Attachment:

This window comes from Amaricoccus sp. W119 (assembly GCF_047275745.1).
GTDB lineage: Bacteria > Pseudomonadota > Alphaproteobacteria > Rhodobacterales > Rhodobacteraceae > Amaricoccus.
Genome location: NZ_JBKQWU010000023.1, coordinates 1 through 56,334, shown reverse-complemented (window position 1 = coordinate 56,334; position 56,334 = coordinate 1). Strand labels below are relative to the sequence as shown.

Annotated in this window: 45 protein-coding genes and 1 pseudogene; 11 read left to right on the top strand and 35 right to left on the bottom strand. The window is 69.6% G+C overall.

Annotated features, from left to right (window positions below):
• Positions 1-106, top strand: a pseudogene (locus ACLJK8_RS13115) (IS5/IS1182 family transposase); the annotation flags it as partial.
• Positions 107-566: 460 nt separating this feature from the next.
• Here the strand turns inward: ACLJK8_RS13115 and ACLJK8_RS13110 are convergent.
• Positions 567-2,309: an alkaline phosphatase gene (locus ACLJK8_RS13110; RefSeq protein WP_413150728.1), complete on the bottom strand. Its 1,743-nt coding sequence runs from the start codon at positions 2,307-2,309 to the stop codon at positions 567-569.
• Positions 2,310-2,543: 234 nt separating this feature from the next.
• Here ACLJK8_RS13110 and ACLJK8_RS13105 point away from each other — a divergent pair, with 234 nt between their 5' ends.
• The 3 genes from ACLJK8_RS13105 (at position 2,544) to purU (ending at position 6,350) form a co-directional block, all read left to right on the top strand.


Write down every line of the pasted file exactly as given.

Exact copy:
This window comes from Amaricoccus sp. W119 (assembly GCF_047275745.1).
GTDB lineage: Bacteria > Pseudomonadota > Alphaproteobacteria > Rhodobacterales > Rhodobacteraceae > Amaricoccus.
Genome location: NZ_JBKQWU010000023.1, coordinates 1 through 56,334, shown reverse-complemented (window position 1 = coordinate 56,334; position 56,334 = coordinate 1). Strand labels below are relative to the sequence as shown.

Annotated in this window: 45 protein-coding genes and 1 pseudogene; 11 read left to right on the top strand and 35 right to left on the bottom strand. The window is 69.6% G+C overall.

Annotated features, from left to right (window positions below):
• Positions 1-106, top strand: a pseudogene (locus ACLJK8_RS13115) (IS5/IS1182 family transposase); the annotation flags it as partial.
• Positions 107-566: 460 nt separating this feature from the next.
• Here the strand turns inward: ACLJK8_RS13115 and ACLJK8_RS13110 are convergent.
• Positions 567-2,309: an alkaline phosphatase gene (locus ACLJK8_RS13110; RefSeq protein WP_413150728.1), complete on the bottom strand. Its 1,743-nt coding sequence runs from the start codon at positions 2,307-2,309 to the stop codon at positions 567-569.
• Positions 2,310-2,543: 234 nt separating this feature from the next.
• Here ACLJK8_RS13110 and ACLJK8_RS13105 point away from each other — a divergent pair, with 234 nt between their 5' ends.
• The 3 genes from ACLJK8_RS13105 (at position 2,544) to purU (ending at position 6,350) form a co-directional block, all read left to right on the top strand.